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Veterans program shows signs of life
by PAT CALDWELL / For The Observer
Joint Transition Program assists vets find jobs when returning home
SALEM — An Oregon National Guard jobs program geared toward veterans is showing signs of progress against what is evolving into a lingering and troubling unemployment riddle among America’s former warriors.
The agenda, dubbed the Joint Transition Program, was initially designed to help veterans of the global war on terror but expanded to furnish assistance to veterans of other conflicts.
In the past year, the program found jobs for 328 veterans. That effort translated into $8.9 million in savings for Oregon, according to Guard officials. Former JTAP Manager and Oregon Guardsman Master Sgt. Vinnie Jacques also said the agenda helped many vets’ secure educational benefits.
“We’ve also put a lot of people into college,” Jacques said.
Jacques, a veteran of Operation Iraq Freedom, managed the JTAP program for more than a year. He said the Joint Transition Program is one of those “best-kept” secrets that made positive, and measurable, progress regarding veteran’s employment.
“No one else in the country has documented their reintegration process like we have,” Jacques said.
Reintegration is the military term used to describe the process a soldier wades through after they finish their time overseas or on active duty and return to civilian life. Oregon does not contain any active duty military bases, but its Guard force spent the past 10 years weathering multiple deployments to Afghanistan and Iraq.
For example, Eastern Oregon’s biggest Guard unit, the 3rd Battalion, 116th Cavalry Regiment, deployed to Iraq twice in six years — in 2004 and 2010. Other Oregon Guard units faced a similar deployment schedule since 2003.
Many of those Guardsmen returned home to a bleak economic picture and, in rural areas of the state like Eastern Oregon, faced the specter of long-term unemployment.
Midway through the global war on terror, top Oregon Guard leaders recognized that many of their citizen-soldiers, after spending 12 or more months overseas in a combat zone, faced a host of challenges — including unemployment — when they returned home from serving their state and nation.
The JTAP program, Jacques said, was originally crafted to be a full-spectrum resource for returning warriors. From assistance with mental health issues to helping Guardsmen utilize their educational benefits earned while deployed, the JTAP assigned program managers to every part of Oregon.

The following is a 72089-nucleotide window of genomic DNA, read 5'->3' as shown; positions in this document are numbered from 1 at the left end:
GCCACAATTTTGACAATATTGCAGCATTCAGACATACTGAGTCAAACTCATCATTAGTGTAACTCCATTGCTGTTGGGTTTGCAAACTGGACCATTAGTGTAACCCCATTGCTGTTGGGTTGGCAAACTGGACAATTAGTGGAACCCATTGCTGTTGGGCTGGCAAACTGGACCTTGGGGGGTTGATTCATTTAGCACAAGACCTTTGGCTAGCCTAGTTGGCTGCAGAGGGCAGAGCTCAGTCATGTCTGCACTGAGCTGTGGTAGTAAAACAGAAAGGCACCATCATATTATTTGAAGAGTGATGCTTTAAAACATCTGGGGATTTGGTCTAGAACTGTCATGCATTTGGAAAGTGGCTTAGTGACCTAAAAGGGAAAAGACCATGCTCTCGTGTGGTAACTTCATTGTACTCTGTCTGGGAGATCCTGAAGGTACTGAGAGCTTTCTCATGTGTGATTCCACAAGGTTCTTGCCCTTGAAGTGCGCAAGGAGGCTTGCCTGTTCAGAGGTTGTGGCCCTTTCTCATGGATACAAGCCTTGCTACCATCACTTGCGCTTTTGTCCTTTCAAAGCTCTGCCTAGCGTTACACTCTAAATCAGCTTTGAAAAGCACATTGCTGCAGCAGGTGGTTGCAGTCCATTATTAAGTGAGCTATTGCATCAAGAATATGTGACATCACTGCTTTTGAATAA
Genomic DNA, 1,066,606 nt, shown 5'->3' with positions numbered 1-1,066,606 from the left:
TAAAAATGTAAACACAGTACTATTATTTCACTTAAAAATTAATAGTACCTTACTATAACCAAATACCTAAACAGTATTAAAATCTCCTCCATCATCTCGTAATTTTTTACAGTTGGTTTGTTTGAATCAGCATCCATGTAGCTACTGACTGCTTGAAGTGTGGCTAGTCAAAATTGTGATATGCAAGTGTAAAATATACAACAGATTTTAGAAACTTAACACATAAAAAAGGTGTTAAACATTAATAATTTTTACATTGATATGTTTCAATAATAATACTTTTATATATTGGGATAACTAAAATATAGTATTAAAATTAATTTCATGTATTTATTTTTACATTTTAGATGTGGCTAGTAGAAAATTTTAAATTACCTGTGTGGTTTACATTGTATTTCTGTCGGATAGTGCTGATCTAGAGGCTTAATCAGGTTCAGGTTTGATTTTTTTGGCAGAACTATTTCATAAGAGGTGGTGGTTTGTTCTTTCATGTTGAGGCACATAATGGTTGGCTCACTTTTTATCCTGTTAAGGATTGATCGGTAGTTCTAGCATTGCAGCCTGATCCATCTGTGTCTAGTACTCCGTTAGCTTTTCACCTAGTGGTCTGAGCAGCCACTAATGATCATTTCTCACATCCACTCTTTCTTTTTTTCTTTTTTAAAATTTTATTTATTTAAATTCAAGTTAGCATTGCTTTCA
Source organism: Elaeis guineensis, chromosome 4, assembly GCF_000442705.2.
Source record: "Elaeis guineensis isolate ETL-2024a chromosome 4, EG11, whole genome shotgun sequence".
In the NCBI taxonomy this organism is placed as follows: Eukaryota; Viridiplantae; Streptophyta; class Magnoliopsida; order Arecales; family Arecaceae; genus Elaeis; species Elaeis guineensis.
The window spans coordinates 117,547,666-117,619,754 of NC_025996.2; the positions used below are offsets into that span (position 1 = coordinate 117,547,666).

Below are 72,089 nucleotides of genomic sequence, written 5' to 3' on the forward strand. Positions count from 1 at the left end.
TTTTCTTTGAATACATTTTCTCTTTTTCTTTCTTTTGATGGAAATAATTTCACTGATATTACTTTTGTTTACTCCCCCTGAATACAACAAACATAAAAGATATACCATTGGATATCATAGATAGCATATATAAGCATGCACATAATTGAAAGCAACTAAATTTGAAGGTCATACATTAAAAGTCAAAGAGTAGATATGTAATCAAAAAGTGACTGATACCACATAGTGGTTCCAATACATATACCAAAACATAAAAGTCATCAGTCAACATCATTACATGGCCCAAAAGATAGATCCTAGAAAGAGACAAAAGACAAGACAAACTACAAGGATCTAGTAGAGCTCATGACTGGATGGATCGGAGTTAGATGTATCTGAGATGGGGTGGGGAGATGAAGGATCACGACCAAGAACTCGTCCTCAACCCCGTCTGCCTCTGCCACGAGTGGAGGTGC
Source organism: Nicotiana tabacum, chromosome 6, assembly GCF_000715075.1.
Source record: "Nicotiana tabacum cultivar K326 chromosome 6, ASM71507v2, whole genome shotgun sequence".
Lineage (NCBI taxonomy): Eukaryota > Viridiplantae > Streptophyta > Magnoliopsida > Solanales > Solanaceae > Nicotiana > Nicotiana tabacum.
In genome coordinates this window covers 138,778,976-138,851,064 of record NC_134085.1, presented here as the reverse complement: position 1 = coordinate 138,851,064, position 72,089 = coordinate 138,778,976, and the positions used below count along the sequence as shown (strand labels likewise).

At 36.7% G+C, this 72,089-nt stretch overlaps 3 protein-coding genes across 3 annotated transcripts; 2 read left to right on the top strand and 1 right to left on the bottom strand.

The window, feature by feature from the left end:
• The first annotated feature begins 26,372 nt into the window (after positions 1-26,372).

As the global war on terror winds down, though, JTAP increasingly shifted its focus to unemployed veterans.
The troubling unemployment picture for post 9/11 veterans, or Gulf War II era vets — those who served after the deadly Sept. 11, 2001, terrorist attacks — continues to linger in America and Oregon. According to data released by the U.S. Department of Labor’s Bureau of Labor Statistics, the unemployment rate for Gulf War II-era veterans soared from 9.1 in January 2012 to 11.7 percent in January 2013.
In Oregon, also, the unemployment picture for post 9/11 veterans also remains high. In 2012, according to the Oregon Employment Department, the unemployment rate for Gulf War II-era veterans stood at 16.9 percent — up from the 9.9 percent nationwide rate for same group of returning warriors.
In contrast, the unemployment rate for World War II, Korean War and Vietnam-era veterans was 7.2 percent in 2012.
Guard and Reserve soldiers are often hit the hardest regarding job challenges, Ted Daywalt, the CEO and president of VetJobs, a leading military employment website, said.
“Veteran people in the Guard and Reserve today are getting screwed. Guys who separate totally (from active service) are getting jobs. Wounded warriors who can and want to, are, for the most part, getting jobs,” Daywalt said.
Daywalt said the use of the Guard and Reserve during the past several years in the global war on terror translates into a “back-door draft.” And he said the unemployment challenge for post 9/11 veterans, including Guardsmen and Reservists, isn’t going to go away anytime soon.
“It’s been this big gorilla sitting in the corner. The use of the Guard and the Reserves is only going to go up. We have a unique situation where no longer is the active Army the biggest fighting force. Now it is the Guard,” he said.
Jacques said the very elements central to a successful military career on deployment translates into highly qualified job candidates for any firm. He said JTAP honed in on the distinctive work ethics of veterans to not only help them find jobs but also educate employers. Jacques said the success rate of the JTAP program speaks for itself.
“Without a doubt this is the most successful program in the nation,” he said.
Jacques said the challenges faced by post 9/11 warriors — and all veterans — regarding employment and other issues will not disappear. Even as America winds down its war on terror, the aftereffects of more than 10 years of conflict will be felt into the future.
“The war is not wrapping up for these guys, for these veterans. It is not ever going to be over,” he said.